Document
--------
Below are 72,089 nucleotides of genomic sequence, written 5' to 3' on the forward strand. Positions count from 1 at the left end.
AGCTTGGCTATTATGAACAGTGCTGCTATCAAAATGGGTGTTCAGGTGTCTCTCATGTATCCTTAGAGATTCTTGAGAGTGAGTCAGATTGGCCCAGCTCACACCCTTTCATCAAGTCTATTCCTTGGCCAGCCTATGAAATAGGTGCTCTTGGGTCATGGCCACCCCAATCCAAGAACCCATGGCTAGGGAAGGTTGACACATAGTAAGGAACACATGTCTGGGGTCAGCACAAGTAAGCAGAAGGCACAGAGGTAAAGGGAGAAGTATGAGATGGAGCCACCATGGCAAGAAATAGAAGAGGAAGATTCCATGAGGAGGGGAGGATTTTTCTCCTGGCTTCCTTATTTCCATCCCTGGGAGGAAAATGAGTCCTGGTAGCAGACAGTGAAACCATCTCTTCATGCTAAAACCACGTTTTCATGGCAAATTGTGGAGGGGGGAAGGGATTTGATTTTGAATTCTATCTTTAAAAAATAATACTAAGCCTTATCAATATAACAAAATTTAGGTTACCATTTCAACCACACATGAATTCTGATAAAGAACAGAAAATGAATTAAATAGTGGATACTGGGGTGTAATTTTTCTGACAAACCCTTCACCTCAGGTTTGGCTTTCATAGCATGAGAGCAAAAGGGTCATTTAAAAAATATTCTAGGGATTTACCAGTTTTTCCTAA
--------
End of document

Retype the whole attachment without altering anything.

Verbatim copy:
Below are 72,089 nucleotides of genomic sequence, written 5' to 3' on the forward strand. Positions count from 1 at the left end.
AGCTTGGCTATTATGAACAGTGCTGCTATCAAAATGGGTGTTCAGGTGTCTCTCATGTATCCTTAGAGATTCTTGAGAGTGAGTCAGATTGGCCCAGCTCACACCCTTTCATCAAGTCTATTCCTTGGCCAGCCTATGAAATAGGTGCTCTTGGGTCATGGCCACCCCAATCCAAGAACCCATGGCTAGGGAAGGTTGACACATAGTAAGGAACACATGTCTGGGGTCAGCACAAGTAAGCAGAAGGCACAGAGGTAAAGGGAGAAGTATGAGATGGAGCCACCATGGCAAGAAATAGAAGAGGAAGATTCCATGAGGAGGGGAGGATTTTTCTCCTGGCTTCCTTATTTCCATCCCTGGGAGGAAAATGAGTCCTGGTAGCAGACAGTGAAACCATCTCTTCATGCTAAAACCACGTTTTCATGGCAAATTGTGGAGGGGGGAAGGGATTTGATTTTGAATTCTATCTTTAAAAAATAATACTAAGCCTTATCAATATAACAAAATTTAGGTTACCATTTCAACCACACATGAATTCTGATAAAGAACAGAAAATGAATTAAATAGTGGATACTGGGGTGTAATTTTTCTGACAAACCCTTCACCTCAGGTTTGGCTTTCATAGCATGAGAGCAAAAGGGTCATTTAAAAAATATTCTAGGGATTTACCAGTTTTTCCTAA